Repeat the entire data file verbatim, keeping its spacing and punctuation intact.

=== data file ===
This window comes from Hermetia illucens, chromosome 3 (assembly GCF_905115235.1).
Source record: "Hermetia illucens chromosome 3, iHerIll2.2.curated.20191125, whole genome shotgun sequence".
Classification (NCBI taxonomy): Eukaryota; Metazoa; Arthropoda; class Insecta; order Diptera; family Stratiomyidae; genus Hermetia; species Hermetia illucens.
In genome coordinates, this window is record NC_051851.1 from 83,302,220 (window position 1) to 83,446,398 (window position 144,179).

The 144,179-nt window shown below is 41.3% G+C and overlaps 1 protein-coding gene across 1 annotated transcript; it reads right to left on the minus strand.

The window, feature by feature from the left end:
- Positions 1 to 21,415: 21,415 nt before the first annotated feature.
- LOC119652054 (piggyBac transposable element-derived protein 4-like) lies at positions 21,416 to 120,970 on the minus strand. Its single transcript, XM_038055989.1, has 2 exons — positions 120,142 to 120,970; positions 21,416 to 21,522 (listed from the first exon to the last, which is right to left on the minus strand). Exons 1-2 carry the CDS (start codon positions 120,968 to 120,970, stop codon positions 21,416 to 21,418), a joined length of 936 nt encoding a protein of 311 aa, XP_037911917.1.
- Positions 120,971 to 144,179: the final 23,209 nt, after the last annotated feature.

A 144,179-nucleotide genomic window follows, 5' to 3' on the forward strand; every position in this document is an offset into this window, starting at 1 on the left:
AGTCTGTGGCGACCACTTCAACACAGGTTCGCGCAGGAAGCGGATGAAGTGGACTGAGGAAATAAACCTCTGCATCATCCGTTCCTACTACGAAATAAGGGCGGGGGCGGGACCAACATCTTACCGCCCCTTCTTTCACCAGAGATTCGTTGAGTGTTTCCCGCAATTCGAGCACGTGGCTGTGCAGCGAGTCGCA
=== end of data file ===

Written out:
This window comes from Hermetia illucens, chromosome 3 (assembly GCF_905115235.1).
Source record: "Hermetia illucens chromosome 3, iHerIll2.2.curated.20191125, whole genome shotgun sequence".
Classification (NCBI taxonomy): Eukaryota; Metazoa; Arthropoda; class Insecta; order Diptera; family Stratiomyidae; genus Hermetia; species Hermetia illucens.
In genome coordinates, this window is record NC_051851.1 from 83,302,220 (window position 1) to 83,446,398 (window position 144,179).

The 144,179-nt window shown below is 41.3% G+C and overlaps 1 protein-coding gene across 1 annotated transcript; it reads right to left on the minus strand.

The window, feature by feature from the left end:
- Positions 1 to 21,415: 21,415 nt before the first annotated feature.
- LOC119652054 (piggyBac transposable element-derived protein 4-like) lies at positions 21,416 to 120,970 on the minus strand. Its single transcript, XM_038055989.1, has 2 exons — positions 120,142 to 120,970; positions 21,416 to 21,522 (listed from the first exon to the last, which is right to left on the minus strand). Exons 1-2 carry the CDS (start codon positions 120,968 to 120,970, stop codon positions 21,416 to 21,418), a joined length of 936 nt encoding a protein of 311 aa, XP_037911917.1.
- Positions 120,971 to 144,179: the final 23,209 nt, after the last annotated feature.

A 144,179-nucleotide genomic window follows, 5' to 3' on the forward strand; every position in this document is an offset into this window, starting at 1 on the left:
AGTCTGTGGCGACCACTTCAACACAGGTTCGCGCAGGAAGCGGATGAAGTGGACTGAGGAAATAAACCTCTGCATCATCCGTTCCTACTACGAAATAAGGGCGGGGGCGGGACCAACATCTTACCGCCCCTTCTTTCACCAGAGATTCGTTGAGTGTTTCCCGCAATTCGAGCACGTGGCTGTGCAGCGAGTCGCA